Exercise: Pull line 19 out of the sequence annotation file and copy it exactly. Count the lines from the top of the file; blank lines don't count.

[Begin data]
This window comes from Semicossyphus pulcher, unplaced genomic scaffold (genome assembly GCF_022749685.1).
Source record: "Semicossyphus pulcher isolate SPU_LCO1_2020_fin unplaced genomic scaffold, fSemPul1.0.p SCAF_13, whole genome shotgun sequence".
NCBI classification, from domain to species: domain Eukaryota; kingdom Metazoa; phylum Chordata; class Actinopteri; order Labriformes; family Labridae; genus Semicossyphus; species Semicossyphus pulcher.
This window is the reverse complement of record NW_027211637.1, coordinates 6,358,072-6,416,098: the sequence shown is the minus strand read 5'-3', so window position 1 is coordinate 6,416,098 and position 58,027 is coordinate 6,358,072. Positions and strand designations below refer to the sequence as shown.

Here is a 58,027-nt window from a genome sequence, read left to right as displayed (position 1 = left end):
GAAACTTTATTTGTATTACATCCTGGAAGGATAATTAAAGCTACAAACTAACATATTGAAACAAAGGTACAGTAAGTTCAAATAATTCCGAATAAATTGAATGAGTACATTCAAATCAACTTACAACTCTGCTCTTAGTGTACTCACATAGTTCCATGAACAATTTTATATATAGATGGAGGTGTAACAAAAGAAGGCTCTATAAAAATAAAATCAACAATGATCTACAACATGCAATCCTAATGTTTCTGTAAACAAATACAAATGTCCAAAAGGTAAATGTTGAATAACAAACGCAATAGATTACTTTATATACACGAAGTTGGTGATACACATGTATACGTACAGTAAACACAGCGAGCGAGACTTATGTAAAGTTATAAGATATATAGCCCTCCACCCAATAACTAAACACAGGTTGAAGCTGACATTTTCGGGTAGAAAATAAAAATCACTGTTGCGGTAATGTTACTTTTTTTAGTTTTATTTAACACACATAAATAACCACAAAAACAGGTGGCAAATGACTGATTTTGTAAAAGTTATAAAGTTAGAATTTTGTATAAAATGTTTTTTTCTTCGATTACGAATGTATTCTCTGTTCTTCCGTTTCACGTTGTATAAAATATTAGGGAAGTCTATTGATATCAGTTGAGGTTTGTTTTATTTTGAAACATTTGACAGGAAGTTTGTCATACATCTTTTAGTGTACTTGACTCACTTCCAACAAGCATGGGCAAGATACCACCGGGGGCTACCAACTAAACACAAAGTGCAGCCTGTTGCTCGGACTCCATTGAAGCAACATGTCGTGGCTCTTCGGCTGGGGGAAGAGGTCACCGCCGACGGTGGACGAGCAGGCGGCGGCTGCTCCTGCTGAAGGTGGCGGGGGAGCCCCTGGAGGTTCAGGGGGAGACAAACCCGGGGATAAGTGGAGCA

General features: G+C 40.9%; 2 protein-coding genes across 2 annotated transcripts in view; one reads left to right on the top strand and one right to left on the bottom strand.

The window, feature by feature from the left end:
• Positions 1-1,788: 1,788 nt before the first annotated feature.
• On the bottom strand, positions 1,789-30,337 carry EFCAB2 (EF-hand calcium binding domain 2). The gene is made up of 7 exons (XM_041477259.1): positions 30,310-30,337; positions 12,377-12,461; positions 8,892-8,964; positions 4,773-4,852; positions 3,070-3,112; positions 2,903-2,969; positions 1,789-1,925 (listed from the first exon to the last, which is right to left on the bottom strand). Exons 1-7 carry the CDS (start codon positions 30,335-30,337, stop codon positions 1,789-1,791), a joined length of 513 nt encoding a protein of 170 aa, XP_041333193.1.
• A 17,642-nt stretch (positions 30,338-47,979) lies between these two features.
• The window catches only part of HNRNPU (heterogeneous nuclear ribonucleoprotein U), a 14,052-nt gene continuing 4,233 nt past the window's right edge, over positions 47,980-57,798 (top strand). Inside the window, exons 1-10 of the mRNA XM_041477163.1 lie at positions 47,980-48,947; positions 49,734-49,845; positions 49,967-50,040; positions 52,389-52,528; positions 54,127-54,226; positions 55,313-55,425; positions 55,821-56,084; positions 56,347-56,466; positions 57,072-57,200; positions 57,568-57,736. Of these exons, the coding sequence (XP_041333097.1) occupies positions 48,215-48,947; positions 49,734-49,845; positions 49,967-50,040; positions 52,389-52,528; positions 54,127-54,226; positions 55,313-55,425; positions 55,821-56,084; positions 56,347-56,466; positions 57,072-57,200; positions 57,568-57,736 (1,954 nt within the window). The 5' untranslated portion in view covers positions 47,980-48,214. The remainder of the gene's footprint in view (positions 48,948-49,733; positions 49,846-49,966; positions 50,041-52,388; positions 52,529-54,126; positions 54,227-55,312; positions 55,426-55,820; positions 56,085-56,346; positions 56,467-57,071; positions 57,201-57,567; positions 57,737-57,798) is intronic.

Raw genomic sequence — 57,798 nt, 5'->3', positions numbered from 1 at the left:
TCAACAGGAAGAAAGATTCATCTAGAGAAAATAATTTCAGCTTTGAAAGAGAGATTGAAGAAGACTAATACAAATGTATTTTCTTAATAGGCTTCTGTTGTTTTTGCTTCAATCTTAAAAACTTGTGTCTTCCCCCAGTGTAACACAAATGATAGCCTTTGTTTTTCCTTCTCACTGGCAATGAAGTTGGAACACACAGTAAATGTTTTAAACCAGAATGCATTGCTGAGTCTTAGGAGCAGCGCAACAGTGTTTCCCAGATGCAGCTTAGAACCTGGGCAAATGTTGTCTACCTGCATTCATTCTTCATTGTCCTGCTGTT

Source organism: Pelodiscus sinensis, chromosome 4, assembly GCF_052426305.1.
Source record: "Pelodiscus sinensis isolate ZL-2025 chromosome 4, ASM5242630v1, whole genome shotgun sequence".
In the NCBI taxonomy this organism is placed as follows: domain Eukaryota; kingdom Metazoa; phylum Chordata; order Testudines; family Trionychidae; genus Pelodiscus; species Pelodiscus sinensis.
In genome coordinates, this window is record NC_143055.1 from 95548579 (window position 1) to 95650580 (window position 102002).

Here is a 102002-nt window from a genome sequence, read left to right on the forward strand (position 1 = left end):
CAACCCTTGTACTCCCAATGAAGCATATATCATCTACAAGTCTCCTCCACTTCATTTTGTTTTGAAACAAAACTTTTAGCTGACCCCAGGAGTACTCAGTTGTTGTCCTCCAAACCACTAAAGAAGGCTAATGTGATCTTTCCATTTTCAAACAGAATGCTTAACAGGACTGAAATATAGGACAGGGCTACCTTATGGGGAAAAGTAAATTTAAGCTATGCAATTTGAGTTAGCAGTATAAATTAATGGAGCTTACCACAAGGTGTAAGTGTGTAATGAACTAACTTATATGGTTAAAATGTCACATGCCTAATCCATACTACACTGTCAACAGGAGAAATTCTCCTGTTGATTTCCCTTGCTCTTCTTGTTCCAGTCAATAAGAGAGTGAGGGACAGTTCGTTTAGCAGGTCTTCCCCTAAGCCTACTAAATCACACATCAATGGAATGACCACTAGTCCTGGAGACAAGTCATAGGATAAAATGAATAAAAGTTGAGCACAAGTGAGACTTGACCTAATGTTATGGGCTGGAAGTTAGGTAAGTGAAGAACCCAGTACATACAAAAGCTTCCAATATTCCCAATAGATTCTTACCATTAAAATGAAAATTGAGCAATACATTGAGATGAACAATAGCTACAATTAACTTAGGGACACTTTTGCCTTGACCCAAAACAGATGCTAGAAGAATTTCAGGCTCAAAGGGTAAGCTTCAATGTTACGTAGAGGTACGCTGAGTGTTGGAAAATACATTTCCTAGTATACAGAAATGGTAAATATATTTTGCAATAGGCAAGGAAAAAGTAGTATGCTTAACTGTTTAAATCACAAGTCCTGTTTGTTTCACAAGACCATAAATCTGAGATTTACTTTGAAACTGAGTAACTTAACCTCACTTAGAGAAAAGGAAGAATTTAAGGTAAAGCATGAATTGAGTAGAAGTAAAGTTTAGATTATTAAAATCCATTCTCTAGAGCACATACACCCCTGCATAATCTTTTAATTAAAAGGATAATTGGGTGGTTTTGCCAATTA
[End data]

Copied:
Here is a 102002-nt window from a genome sequence, read left to right on the forward strand (position 1 = left end):